We compared the T-cell development potential of four different sources of human CD34+ HPCs in the LSC-mDL1 coculture (Fig. 6). Both FT and CB resembled each other compared with FL and adult BM. The HPCs derived from FT and CB differentiated to the DP T-cell stage quickly, and the majority of cells remained arrested at the DP stage (Fig. 6a,c). Moreover, both FT and CB progenitors had the ability to differentiate into TCR-γδ T cells and expressed CD7 and CD1a at high levels. The CB-derived HPCs generated a significantly higher percentage of TCR-αβ-bearing T cells than did FT-derived HPCs. Furthermore, FT-derived HPCs exhibited much shorter differentiation kinetics and survival term (about 21 days) in the LSC-mDL1 coculture as opposed to CB cells that survived for about 70 days (Fig. 2b).

Figure 6
Comparison of T-cell developmental kinetics of human fetal thymus (FT), fetal liver (FL), cord blood (CB) and adult bone marrow (BM) CD34+ haematopoietic progenitor/stem cells (HPCs) on LSC-mDL1. The different markers for T-cell development including ...

Adult BM-derived HPCs resembled FL-derived HPCs in their differentiation patterns; however, they differed in their survival ability in the LSC-mDL1 coculture (Figs 6 and and2b).2b). Both precursors differentiated to short-lived DP cells, of which only 5–6% matured to TCR-αβ-bearing T cells (Fig. 6). The transition to DP stage from adult BM-derived HPCs occurred at a much later time-point than from FL-derived HPCs. Both precursors showed a decrease in CD7+ CD1a+ DP T cells before cell death, and both had an ending population of CD8+ ISP T cells, as opposed to FT-derived and CB-derived HPCs being arrested in the DP stage (Fig. 6a–d). These four sources of human haematopoietic progenitors differed in T-cell differentiation potential, with some similarities between CB and FT, and between FL and adult BM.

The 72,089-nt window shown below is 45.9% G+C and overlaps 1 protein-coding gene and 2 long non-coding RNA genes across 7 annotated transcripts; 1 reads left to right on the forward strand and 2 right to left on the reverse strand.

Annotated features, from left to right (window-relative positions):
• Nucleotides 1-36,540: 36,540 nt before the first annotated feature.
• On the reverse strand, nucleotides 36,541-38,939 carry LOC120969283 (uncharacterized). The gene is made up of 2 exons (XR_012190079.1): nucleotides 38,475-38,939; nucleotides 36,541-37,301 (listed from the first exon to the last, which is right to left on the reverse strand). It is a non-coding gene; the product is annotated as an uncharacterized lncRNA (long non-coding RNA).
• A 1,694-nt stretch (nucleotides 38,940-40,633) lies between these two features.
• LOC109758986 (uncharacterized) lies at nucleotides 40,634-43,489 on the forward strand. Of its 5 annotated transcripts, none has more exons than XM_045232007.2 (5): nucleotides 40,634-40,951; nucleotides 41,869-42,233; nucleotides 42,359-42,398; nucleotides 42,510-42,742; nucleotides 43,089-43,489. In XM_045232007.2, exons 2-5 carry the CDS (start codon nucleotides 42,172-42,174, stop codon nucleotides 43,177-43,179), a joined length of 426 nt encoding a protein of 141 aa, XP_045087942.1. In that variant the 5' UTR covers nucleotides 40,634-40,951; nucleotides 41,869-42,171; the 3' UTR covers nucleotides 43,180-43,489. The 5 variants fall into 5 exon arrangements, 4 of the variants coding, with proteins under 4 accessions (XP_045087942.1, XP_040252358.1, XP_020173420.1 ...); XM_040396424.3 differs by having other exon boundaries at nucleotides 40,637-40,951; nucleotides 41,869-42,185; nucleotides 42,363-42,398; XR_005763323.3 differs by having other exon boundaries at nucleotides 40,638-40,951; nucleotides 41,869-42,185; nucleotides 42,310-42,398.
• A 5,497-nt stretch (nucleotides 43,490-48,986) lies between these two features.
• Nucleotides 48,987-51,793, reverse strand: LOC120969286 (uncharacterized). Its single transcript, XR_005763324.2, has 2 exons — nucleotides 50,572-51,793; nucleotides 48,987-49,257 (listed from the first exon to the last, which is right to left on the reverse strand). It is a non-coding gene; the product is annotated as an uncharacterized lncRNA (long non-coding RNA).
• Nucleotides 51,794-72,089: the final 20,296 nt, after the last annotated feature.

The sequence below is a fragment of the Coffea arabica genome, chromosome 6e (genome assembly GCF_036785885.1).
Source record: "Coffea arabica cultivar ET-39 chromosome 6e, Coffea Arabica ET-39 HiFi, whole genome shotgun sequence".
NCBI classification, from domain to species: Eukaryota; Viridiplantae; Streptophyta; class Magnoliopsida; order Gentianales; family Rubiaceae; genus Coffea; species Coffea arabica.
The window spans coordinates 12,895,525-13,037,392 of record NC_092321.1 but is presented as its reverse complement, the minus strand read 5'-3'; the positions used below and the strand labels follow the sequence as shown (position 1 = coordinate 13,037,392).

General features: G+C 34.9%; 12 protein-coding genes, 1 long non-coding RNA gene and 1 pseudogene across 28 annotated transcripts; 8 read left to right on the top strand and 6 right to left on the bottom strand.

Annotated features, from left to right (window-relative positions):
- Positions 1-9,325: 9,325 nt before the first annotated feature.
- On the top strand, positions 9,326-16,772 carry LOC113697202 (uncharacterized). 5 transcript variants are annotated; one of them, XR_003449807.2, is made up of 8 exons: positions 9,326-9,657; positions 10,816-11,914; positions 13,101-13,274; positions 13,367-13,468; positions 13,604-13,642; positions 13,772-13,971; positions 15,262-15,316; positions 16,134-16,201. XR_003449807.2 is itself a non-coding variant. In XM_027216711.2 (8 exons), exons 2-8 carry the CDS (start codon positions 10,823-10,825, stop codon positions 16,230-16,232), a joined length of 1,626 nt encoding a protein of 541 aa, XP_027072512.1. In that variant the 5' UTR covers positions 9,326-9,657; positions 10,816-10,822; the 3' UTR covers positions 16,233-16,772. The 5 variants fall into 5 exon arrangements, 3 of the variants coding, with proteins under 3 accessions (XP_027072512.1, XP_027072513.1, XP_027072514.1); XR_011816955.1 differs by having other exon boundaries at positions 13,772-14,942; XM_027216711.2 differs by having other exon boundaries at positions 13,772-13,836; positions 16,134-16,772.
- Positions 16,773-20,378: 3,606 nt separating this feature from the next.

In vitro culture is a great tool for the study of the cellular mechanisms that mediate T-lymphocyte development. Here we establish a lentiviral-modified murine OP9 stromal cell culture system, LSC-mDL1, to study T-cell development, similar to the oncoretroviral OP9DL1 culture system.9 We found quantitative and qualitative differences in the T-cell development potential of four different sources of human CD34 HPCs on LSC-mDL1 (Fig. 7). Our finding is consistent with previous observations that the haematopoietic system has different developmental potentials in fetal and postnatal life.21,22